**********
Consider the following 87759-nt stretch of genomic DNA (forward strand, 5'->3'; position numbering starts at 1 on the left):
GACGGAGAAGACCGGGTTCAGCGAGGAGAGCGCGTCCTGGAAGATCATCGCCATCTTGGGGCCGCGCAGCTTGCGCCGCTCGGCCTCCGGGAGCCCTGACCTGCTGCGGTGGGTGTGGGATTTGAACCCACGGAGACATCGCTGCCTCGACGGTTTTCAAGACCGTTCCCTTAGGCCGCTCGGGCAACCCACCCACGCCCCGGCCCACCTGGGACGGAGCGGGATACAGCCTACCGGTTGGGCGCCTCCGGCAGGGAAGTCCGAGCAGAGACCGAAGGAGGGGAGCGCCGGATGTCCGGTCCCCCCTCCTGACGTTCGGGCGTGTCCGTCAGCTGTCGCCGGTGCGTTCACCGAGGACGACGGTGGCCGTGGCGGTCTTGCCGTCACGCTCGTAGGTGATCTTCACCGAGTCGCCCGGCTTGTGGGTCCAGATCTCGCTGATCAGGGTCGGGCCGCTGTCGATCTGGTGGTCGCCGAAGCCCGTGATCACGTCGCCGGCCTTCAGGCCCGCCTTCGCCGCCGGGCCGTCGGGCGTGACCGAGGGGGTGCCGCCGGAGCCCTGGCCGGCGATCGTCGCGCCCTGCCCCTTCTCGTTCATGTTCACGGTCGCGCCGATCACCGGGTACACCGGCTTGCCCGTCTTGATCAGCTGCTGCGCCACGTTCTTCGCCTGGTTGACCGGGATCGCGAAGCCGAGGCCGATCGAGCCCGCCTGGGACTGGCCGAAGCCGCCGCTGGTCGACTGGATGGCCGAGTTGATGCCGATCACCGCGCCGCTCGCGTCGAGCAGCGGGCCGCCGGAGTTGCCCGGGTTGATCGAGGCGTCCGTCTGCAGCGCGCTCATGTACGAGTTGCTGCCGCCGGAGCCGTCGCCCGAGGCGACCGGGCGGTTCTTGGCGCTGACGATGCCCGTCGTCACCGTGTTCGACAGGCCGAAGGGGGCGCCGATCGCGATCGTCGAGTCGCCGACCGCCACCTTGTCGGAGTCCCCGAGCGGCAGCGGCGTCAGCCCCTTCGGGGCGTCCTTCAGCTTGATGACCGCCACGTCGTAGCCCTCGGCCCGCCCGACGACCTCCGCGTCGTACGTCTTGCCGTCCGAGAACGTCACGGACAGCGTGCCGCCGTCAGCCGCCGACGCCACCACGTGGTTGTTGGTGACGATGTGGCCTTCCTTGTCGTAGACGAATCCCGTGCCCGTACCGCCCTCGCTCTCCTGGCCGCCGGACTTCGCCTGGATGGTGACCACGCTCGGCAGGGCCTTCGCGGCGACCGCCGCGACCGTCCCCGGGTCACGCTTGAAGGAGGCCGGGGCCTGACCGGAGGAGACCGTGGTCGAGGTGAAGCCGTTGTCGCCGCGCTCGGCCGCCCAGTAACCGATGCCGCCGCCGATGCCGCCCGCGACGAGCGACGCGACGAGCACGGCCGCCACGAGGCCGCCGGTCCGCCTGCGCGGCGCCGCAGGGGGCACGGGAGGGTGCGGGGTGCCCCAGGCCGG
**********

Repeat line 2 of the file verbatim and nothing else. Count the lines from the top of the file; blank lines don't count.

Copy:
GACGGAGAAGACCGGGTTCAGCGAGGAGAGCGCGTCCTGGAAGATCATCGCCATCTTGGGGCCGCGCAGCTTGCGCCGCTCGGCCTCCGGGAGCCCTGACCTGCTGCGGTGGGTGTGGGATTTGAACCCACGGAGACATCGCTGCCTCGACGGTTTTCAAGACCGTTCCCTTAGGCCGCTCGGGCAACCCACCCACGCCCCGGCCCACCTGGGACGGAGCGGGATACAGCCTACCGGTTGGGCGCCTCCGGCAGGGAAGTCCGAGCAGAGACCGAAGGAGGGGAGCGCCGGATGTCCGGTCCCCCCTCCTGACGTTCGGGCGTGTCCGTCAGCTGTCGCCGGTGCGTTCACCGAGGACGACGGTGGCCGTGGCGGTCTTGCCGTCACGCTCGTAGGTGATCTTCACCGAGTCGCCCGGCTTGTGGGTCCAGATCTCGCTGATCAGGGTCGGGCCGCTGTCGATCTGGTGGTCGCCGAAGCCCGTGATCACGTCGCCGGCCTTCAGGCCCGCCTTCGCCGCCGGGCCGTCGGGCGTGACCGAGGGGGTGCCGCCGGAGCCCTGGCCGGCGATCGTCGCGCCCTGCCCCTTCTCGTTCATGTTCACGGTCGCGCCGATCACCGGGTACACCGGCTTGCCCGTCTTGATCAGCTGCTGCGCCACGTTCTTCGCCTGGTTGACCGGGATCGCGAAGCCGAGGCCGATCGAGCCCGCCTGGGACTGGCCGAAGCCGCCGCTGGTCGACTGGATGGCCGAGTTGATGCCGATCACCGCGCCGCTCGCGTCGAGCAGCGGGCCGCCGGAGTTGCCCGGGTTGATCGAGGCGTCCGTCTGCAGCGCGCTCATGTACGAGTTGCTGCCGCCGGAGCCGTCGCCCGAGGCGACCGGGCGGTTCTTGGCGCTGACGATGCCCGTCGTCACCGTGTTCGACAGGCCGAAGGGGGCGCCGATCGCGATCGTCGAGTCGCCGACCGCCACCTTGTCGGAGTCCCCGAGCGGCAGCGGCGTCAGCCCCTTCGGGGCGTCCTTCAGCTTGATGACCGCCACGTCGTAGCCCTCGGCCCGCCCGACGACCTCCGCGTCGTACGTCTTGCCGTCCGAGAACGTCACGGACAGCGTGCCGCCGTCAGCCGCCGACGCCACCACGTGGTTGTTGGTGACGATGTGGCCTTCCTTGTCGTAGACGAATCCCGTGCCCGTACCGCCCTCGCTCTCCTGGCCGCCGGACTTCGCCTGGATGGTGACCACGCTCGGCAGGGCCTTCGCGGCGACCGCCGCGACCGTCCCCGGGTCACGCTTGAAGGAGGCCGGGGCCTGACCGGAGGAGACCGTGGTCGAGGTGAAGCCGTTGTCGCCGCGCTCGGCCGCCCAGTAACCGATGCCGCCGCCGATGCCGCCCGCGACGAGCGACGCGACGAGCACGGCCGCCACGAGGCCGCCGGTCCGCCTGCGCGGCGCCGCAGGGGGCACGGGAGGGTGCGGGGTGCCCCAGGCCGG